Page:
You have shown that what was needed was not a change of Constitution but a change of leadership. In just three years, you have begun to re-energize the American spirit. Our economy is climbing out of recession and with wise policies, inflation can remain under better control than anyone dared imagine a short time ago. The values that once served us so well as a people are undergoing fresh examination and are again being embraced. Our nation has ended its withdrawal from responsibilities overseas. We are better prepared to defend ourselves and others are again looking to the United States for world leadership. In short, largely because of your leadership, we have hope that the decade of the 80s can begin a new era of re-surgence for the country and the Presidency. I feel proud to have been a part of all this.
There are many reasons, if I may suggest, for the progress you have made in these past three years. Your devotion to principle and to putting the nation on a fresh course has been critical. So, too, has been your commitment to bipartisanship and to open government. And certainly, your ability to rally the nation behind your leadership has been indispensable. All these and more have been at the core of your success.
It has been my special privilege to work with you and learn from you as you have earned your reputation as ``The Great Communicator.'' Your speeches, both in quality and quantity, are setting a higher standard for your office. Through the television screen, you have reached out to the American people more frequently and effectively than any of your predecessors. You have understood as well the power of radio, and you have broken important new ground in teleconferencing, electronic graphics, and filmed tapings. In your travel overseas and in your use of communication satellites, you have also shown that vigorous public diplomacy can be an important asset for the American government in the international competition of ideas. Indeed, no President since Franklin Roosevelt has mastered the arts of modern communication as well as you, and I count myself very fortunate to have had a supporting role.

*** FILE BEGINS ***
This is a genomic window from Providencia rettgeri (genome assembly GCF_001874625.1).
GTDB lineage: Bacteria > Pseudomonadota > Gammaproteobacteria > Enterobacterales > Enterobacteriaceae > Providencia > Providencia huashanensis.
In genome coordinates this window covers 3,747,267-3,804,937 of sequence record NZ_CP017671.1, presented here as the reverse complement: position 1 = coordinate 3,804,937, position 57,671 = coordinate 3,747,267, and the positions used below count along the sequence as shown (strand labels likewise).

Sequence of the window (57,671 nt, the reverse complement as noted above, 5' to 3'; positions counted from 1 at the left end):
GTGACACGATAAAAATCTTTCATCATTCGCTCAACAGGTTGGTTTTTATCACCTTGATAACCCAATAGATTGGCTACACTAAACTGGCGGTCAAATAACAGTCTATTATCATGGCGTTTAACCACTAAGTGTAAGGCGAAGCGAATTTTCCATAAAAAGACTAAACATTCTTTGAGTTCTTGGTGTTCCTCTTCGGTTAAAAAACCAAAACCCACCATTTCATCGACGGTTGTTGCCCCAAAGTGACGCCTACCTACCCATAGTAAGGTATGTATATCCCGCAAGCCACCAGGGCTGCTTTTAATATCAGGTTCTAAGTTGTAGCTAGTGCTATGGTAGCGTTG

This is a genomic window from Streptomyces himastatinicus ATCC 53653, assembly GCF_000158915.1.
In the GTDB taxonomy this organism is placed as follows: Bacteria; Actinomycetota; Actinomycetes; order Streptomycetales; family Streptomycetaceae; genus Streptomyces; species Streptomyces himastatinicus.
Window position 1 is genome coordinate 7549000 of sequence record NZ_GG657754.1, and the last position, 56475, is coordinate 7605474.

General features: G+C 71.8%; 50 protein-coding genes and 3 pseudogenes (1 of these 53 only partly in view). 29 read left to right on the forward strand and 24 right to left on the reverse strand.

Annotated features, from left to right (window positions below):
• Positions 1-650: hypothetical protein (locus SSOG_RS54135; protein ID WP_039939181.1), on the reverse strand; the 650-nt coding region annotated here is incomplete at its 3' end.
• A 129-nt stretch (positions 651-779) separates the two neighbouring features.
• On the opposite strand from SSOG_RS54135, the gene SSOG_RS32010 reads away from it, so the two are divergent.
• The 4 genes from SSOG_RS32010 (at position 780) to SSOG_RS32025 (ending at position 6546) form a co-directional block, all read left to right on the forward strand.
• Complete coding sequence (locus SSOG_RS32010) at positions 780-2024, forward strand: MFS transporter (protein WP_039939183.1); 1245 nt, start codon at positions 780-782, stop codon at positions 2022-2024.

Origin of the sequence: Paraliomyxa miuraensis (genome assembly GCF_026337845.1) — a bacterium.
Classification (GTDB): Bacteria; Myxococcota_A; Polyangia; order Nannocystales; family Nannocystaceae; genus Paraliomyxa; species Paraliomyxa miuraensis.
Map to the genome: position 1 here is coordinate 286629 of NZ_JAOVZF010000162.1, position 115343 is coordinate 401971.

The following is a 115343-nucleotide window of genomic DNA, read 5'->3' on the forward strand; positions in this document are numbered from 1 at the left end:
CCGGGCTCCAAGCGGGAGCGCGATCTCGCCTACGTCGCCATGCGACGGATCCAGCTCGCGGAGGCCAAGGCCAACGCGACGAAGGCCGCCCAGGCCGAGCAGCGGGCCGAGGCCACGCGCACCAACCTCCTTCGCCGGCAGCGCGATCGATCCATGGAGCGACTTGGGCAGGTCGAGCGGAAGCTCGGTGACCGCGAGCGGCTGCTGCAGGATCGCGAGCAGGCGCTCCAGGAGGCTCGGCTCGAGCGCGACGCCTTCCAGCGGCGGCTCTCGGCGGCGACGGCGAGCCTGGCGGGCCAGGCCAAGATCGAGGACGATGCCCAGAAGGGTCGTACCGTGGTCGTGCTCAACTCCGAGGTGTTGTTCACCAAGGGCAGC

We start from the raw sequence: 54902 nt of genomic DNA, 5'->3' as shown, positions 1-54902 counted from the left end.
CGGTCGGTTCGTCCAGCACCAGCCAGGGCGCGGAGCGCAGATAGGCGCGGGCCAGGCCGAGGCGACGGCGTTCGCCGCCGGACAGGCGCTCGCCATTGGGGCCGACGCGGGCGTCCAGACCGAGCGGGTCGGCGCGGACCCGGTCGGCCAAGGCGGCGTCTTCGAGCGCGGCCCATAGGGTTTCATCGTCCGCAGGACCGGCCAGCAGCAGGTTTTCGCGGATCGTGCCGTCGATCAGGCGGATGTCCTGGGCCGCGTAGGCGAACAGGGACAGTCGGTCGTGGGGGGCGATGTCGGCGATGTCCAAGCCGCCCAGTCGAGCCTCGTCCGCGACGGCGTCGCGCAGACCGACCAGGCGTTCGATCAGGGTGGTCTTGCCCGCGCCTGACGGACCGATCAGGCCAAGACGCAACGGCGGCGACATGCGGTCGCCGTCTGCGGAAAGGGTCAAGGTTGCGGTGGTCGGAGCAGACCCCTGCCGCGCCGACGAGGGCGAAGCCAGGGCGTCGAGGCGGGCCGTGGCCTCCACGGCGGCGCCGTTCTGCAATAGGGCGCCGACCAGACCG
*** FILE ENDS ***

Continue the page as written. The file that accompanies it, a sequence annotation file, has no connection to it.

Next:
As you know from many years in public life, staff members come and go. Now it is my turn to go. Over the past thirteen years, I have had eight years of service to an institution that I greatly love, the Presidency. As I have in two previous White Houses -- those of Presidents Nixon and Ford -- I have tried to serve you as completely, loyally and honorably as I know how. There have been mistakes along the way, battles lost and hopes dashed, but there have been triumphs, too, and I shall always savor the good moments. I leave with the memories of many, many fine people who have served you so well during these years.
Mr. President, you are making an extraordinary contribution to our national life. My family and I wish both you and Nancy all the best in the years ahead. You certainly deserve it.
With warmest best wishes,
David R. Gergen
Assistant to the President for Communications
[The President, The White House, Washington, D.C. 20500]
Note: The text of the letters was released by the Office of the Press Secretary on January 17.